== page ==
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Tuesday, October 4, 2011

Always Watching in 'The Farm'

L-R: Dale Place and Nael Nacer in The Farm by Walt McGough
I do a lot of watching in The Farm. My character, The Enemy, is a phantom predator who spends a lot of the play stalking his prey. He's mostly in the shadows but he is always watching.

So in these past few weeks I've had the privilege of watching David Gammons, Dale Place, and Lindsey McWhorter at work. It's been a blast seeing Dale and Lindsey going to toe-to-toe as their characters, Finn and Parker. They. Are. Badass.

With David's guidance and collaboration, they are also finding so much depth, nuance, and humanity in these characters who are 100% ready to pounce for the entire length of this play. It's thrilling to watch two characters try to deceive, manipulate, and outsmart each other so skillfully. These people are the CIA, they are highly intelligent and they're always calculating their next move, prepared to strike at any moment, trained to kill.

There are moments in this play when anything could happen. When the characters aren't speaking. When they are sizing each other up. In dangerous silence. And the Enemy is creeping in. And there's a weapon nearby. And they are all close enough to grab it. Will one of them make the move? I get chills thinking about it.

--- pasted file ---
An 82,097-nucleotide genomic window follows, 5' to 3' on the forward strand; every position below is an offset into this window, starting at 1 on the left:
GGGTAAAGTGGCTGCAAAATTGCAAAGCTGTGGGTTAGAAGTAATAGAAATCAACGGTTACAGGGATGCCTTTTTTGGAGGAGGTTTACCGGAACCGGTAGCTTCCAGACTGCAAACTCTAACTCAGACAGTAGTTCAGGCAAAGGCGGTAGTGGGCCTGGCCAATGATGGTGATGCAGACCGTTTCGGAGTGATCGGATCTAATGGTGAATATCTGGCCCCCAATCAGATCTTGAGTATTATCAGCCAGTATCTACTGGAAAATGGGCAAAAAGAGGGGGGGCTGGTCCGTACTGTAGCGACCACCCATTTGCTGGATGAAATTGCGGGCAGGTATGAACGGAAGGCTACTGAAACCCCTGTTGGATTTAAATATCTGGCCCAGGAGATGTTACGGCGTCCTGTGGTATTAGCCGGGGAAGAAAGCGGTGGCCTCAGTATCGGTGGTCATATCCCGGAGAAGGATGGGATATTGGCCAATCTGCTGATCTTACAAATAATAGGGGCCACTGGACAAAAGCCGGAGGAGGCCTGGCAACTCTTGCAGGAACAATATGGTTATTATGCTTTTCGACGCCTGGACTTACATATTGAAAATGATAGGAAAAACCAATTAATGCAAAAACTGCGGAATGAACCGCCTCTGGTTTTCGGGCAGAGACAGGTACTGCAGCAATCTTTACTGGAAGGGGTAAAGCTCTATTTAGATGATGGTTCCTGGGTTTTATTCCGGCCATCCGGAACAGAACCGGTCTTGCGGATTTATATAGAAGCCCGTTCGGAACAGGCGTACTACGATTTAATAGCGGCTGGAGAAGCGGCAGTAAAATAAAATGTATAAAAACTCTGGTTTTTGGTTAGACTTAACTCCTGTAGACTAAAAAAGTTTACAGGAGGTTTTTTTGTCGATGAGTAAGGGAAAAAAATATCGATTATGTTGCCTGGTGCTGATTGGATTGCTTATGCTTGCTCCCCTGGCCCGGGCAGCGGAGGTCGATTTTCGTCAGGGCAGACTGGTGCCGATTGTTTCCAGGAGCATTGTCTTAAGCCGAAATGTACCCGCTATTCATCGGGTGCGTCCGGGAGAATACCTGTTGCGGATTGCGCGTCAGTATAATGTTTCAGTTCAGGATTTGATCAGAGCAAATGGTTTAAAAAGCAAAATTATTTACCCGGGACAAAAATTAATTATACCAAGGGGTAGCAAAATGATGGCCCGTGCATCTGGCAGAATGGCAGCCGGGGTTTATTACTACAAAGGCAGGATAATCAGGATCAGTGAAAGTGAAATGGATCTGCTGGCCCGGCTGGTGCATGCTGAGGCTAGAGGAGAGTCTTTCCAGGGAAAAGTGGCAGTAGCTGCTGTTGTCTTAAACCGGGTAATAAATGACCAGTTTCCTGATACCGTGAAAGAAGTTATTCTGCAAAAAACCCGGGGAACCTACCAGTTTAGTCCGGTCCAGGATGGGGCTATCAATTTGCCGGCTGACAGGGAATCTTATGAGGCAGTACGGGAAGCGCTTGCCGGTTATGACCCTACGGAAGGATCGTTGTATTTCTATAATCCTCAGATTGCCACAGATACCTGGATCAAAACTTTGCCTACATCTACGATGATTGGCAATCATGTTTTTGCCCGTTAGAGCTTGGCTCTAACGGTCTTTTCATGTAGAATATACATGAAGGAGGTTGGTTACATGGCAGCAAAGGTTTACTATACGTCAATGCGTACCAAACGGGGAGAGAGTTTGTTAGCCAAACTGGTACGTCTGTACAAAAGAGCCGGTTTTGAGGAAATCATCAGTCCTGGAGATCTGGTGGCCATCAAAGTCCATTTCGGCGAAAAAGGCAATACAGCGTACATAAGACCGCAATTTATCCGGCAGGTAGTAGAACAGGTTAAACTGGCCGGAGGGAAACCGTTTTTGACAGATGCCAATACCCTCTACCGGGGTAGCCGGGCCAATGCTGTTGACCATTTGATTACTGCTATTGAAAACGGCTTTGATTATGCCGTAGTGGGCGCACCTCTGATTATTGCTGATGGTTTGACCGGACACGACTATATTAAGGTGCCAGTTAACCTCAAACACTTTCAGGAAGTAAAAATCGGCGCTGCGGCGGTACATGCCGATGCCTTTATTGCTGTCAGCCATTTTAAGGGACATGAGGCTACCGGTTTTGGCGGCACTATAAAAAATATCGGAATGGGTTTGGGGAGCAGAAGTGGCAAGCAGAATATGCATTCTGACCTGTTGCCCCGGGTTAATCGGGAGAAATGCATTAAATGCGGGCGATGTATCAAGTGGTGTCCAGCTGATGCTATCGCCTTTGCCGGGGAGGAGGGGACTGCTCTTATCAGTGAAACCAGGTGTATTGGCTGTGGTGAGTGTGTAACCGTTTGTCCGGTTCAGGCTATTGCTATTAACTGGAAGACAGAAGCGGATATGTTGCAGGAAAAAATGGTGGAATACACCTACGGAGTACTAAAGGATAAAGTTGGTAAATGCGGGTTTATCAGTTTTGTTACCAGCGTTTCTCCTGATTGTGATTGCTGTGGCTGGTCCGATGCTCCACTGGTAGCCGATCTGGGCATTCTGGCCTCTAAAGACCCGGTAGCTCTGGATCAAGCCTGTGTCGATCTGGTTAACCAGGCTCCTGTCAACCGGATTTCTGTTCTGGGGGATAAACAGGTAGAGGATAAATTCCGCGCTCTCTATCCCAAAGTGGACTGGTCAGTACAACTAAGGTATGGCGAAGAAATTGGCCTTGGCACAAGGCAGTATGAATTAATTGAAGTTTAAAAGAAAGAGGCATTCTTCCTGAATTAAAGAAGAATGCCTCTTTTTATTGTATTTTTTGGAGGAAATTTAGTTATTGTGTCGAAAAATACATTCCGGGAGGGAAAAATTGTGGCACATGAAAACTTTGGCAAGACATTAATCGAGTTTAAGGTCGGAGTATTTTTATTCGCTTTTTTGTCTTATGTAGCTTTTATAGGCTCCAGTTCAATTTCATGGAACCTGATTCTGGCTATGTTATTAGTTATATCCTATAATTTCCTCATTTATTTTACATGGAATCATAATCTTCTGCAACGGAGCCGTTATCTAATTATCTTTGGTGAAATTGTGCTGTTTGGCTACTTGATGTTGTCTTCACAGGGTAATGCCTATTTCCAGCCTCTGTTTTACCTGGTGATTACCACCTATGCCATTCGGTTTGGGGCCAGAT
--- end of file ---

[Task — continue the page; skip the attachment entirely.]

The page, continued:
But what elevates this from pure genre is the human element that Walt McGough has injected in his story. He's interested in the cost of years spent living in the shadows, the cost of taking a life, the cost of never trusting another soul. Can one ever really recover from that life? In the CIA, legend has it they have a recovery center called The Farm, where retiring agents get to uncoil, relax, and drink beers on the porch. Learn to turn down their survival instincts. Finn desperately wants to go there, but first there's a little matter to clear up...Enter the Enemy.

This weekend we're going into tech, and this thing is really gonna cook. We'll finally get to see Karen Perlow's lights and wear Gail Astrid Buckley's costumes. We've already heard some of David Remedios' phenomenal sound design, and it's like another character has been introduced to the play. The tension he's created is excruciating. And Jon Savage's set is totally shady, in the best possible way. It's another element that keeps Finn on edge and the audience wondering- what is really going on here?
I've loved every moment of rehearsing this play, working with these wonderful people, and watching it all come together. I am incredibly excited for us to be up and running and for people to come see this haunting new work. This is a show you don't want to miss. I'll be watching out for you. Trust me. 

-Nael Nacer

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